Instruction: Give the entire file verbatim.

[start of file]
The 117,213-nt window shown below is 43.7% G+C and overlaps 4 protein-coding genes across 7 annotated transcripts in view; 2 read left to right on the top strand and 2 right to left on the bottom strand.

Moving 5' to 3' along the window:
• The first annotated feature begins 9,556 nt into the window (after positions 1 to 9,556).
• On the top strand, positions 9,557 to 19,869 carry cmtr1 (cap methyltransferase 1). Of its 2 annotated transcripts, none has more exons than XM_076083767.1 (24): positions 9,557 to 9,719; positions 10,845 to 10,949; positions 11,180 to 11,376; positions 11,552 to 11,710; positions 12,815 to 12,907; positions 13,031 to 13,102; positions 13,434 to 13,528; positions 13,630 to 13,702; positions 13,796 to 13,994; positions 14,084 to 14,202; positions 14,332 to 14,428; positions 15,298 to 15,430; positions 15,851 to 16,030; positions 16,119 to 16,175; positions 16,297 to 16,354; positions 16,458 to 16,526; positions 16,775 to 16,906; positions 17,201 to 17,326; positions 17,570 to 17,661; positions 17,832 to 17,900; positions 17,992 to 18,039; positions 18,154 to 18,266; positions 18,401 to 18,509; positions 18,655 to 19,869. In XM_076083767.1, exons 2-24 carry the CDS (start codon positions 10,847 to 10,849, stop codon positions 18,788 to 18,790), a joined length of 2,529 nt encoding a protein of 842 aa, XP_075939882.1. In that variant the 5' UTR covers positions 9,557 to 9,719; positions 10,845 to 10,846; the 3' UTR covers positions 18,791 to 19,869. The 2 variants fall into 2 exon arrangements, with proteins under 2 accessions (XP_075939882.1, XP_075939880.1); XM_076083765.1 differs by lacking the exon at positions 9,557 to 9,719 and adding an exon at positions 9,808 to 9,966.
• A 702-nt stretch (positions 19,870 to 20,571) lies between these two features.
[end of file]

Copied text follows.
The 117,213-nt window shown below is 43.7% G+C and overlaps 4 protein-coding genes across 7 annotated transcripts in view; 2 read left to right on the top strand and 2 right to left on the bottom strand.

Moving 5' to 3' along the window:
• The first annotated feature begins 9,556 nt into the window (after positions 1 to 9,556).
• On the top strand, positions 9,557 to 19,869 carry cmtr1 (cap methyltransferase 1). Of its 2 annotated transcripts, none has more exons than XM_076083767.1 (24): positions 9,557 to 9,719; positions 10,845 to 10,949; positions 11,180 to 11,376; positions 11,552 to 11,710; positions 12,815 to 12,907; positions 13,031 to 13,102; positions 13,434 to 13,528; positions 13,630 to 13,702; positions 13,796 to 13,994; positions 14,084 to 14,202; positions 14,332 to 14,428; positions 15,298 to 15,430; positions 15,851 to 16,030; positions 16,119 to 16,175; positions 16,297 to 16,354; positions 16,458 to 16,526; positions 16,775 to 16,906; positions 17,201 to 17,326; positions 17,570 to 17,661; positions 17,832 to 17,900; positions 17,992 to 18,039; positions 18,154 to 18,266; positions 18,401 to 18,509; positions 18,655 to 19,869. In XM_076083767.1, exons 2-24 carry the CDS (start codon positions 10,847 to 10,849, stop codon positions 18,788 to 18,790), a joined length of 2,529 nt encoding a protein of 842 aa, XP_075939882.1. In that variant the 5' UTR covers positions 9,557 to 9,719; positions 10,845 to 10,846; the 3' UTR covers positions 18,791 to 19,869. The 2 variants fall into 2 exon arrangements, with proteins under 2 accessions (XP_075939882.1, XP_075939880.1); XM_076083765.1 differs by lacking the exon at positions 9,557 to 9,719 and adding an exon at positions 9,808 to 9,966.
• A 702-nt stretch (positions 19,870 to 20,571) lies between these two features.